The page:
Another mix was wheat (2.5 bushels) and Austrian winter peas (20 pounds) drilled into soybean stubble on Oct. 17, 2015. This is planted in a rotation with other fields close to the main farm (formerly dairy) with the intention of harvesting as silage hay prior to no-till corn. These fields are high in phosphorus (P) due to the decades of dairy manure application, and this double-crop nutrient removal is helping reduce excessive P levels.
I soil test every year so I can keep up on soil conditions, and I’m adding compost to replace organic matter and potash when needed. I’ve also done a test plot within this field by replacing the peas with Balansa clover. It’s advertised to have much more biomass than the peas in the same season, while still being very winter hardy and fixing N. The cost per acre for the seed is much less as well.
— Lyle Tabb IV, Kearneysville, W.V.
Filling the Gaps
Following no-till spring wheat that was interplanted into red clover and harvested for grain, we had drainage tiling work done. We did very limited tillage work directly over the tile lines and whole-field no-till planted a seven-way mix of canola, lentils, forage radish, turnips, sudangrass, and flax.
The primary goal was to get biological activity going in the heavily disturbed soils. Secondary goals were weed suppression, forage for cattle, drainage and snow catch. Due to the excellent growing conditions and extremely late frost we had fantastic growth, a lot of forage for cattle, and excellent snow catch.
The interplanted red clover dominated the mix, but because of a variable stand of red clover from interplanting, the cover-crop mix filled in all the gaps and ensured 100% coverage.
I’m looking to try vetch and cereal rye instead of just cereal rye following silage corn and soybeans like I’ve been doing for a couple of years. Following spring wheat I will again use a multi-species mix, but will likely eliminate sudangrass and flax and instead add sunflowers and perhaps a bean or pea.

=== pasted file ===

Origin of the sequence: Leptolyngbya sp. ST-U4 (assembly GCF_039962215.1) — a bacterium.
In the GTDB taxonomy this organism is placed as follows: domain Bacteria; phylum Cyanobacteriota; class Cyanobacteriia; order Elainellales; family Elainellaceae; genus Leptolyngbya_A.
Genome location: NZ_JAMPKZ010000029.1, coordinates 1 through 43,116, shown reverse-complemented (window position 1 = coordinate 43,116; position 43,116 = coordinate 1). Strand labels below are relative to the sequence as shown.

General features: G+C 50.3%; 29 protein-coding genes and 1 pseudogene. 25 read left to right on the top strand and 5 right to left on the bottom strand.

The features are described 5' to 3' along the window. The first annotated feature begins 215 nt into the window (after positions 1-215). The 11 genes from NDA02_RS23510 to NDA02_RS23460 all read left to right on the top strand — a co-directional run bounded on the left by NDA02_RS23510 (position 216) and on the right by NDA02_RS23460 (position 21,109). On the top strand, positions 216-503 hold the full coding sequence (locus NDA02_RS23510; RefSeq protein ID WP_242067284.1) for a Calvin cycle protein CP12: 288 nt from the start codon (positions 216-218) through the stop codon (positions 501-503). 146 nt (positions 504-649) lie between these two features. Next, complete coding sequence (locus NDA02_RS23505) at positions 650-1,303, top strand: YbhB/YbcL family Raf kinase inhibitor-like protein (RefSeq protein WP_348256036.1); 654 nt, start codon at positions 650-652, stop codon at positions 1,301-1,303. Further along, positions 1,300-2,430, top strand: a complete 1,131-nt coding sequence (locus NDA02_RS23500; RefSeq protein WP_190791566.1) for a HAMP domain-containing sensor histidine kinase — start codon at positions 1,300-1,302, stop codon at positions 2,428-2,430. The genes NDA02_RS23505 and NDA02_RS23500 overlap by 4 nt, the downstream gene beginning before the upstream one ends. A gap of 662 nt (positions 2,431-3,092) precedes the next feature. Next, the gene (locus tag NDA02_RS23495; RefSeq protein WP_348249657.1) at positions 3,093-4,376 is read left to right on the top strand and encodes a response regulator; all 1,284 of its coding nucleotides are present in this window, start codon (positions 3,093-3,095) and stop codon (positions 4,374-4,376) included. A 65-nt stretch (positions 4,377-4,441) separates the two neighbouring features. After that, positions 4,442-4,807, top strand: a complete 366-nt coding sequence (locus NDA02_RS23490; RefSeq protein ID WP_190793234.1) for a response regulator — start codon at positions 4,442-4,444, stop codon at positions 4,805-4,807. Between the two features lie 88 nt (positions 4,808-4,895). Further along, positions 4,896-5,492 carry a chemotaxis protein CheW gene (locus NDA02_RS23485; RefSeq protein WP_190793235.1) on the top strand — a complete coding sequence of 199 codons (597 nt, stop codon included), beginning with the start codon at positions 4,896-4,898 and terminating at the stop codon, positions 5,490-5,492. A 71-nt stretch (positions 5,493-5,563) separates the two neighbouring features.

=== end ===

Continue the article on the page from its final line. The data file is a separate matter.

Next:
— Paul Ortman, Marion, S.D.
Doing What Works
In the fall of 2015 our cover acres were down mainly due to wet weather, and our wheat acreage was up. The acres we did seed were behind corn. We seeded radish, peas, barley, clover, buckwheat and sunnhemp on several fields.
Several other farms just had wheat and clover on them. This fall we hope to use rye, clover buckwheat, radish, peas and barley.
Our main reason for not using more cereal rye is that we don’t want to get our seed wheat and seed barley contaminated, although I think rye is a better cover than wheat and barley.
— Brian Moore, Mount Ulla, N.C.
One of Each
After wheat, I seeded an eight-way mix with sunnhemp, buckwheat, sunflowers, cahaba vetch, radishes, rape, turnips and millet. I wanted to grow organic matter and nitrogen and improve soil health.
After corn and soybeans I used annual ryegrass, crimson clover, rape and oats. This was to fix or sequester nitrogen (N), feed soil microbes, stop erosion, loosen the soil and mulch for next year. I feel like I get all of these benefits. This year I will experiment with different cocktail mixes after wheat but stick with the same mix after corn and soybeans.
In choosing mixes I look at what I want to do and what works best, and when I will be seeding it. Also, I look at how the different species work together. At the minimum I want a grass, a legume and a brassica.
— Roger Wenning, Greensburg, Ind.
Greensburg, Ind., no-tiller Roger Wenning shows a field with aerial-seeded annual ryegrass, crimson clover and rape right after corn harvest last fall.
Moving Forward Carefully
We farm in western Kentucky near Paducah area. Two years ago, due to the collapse of the wheat market, we started planting straight cereal rye on our sloping ground that didn’t have a wheat crop on them.
Our only goal was erosion control and it worked very well in that role. We also had far less Palmer amaranth pressure than many of our neighbors.
Last fall we mostly planted cereal rye and tillage radishes behind our corn and switched to straight rye as we moved into October. Cereal rye was for erosion control and radish for bio tillage. We used a low rate of radish — the ratio was 50 pounds per ton of rye, and the seeding rate came out to 42 pounds per acre. We even planted some cereal rye behind double crop soybeans with excellent results due to the very mild December.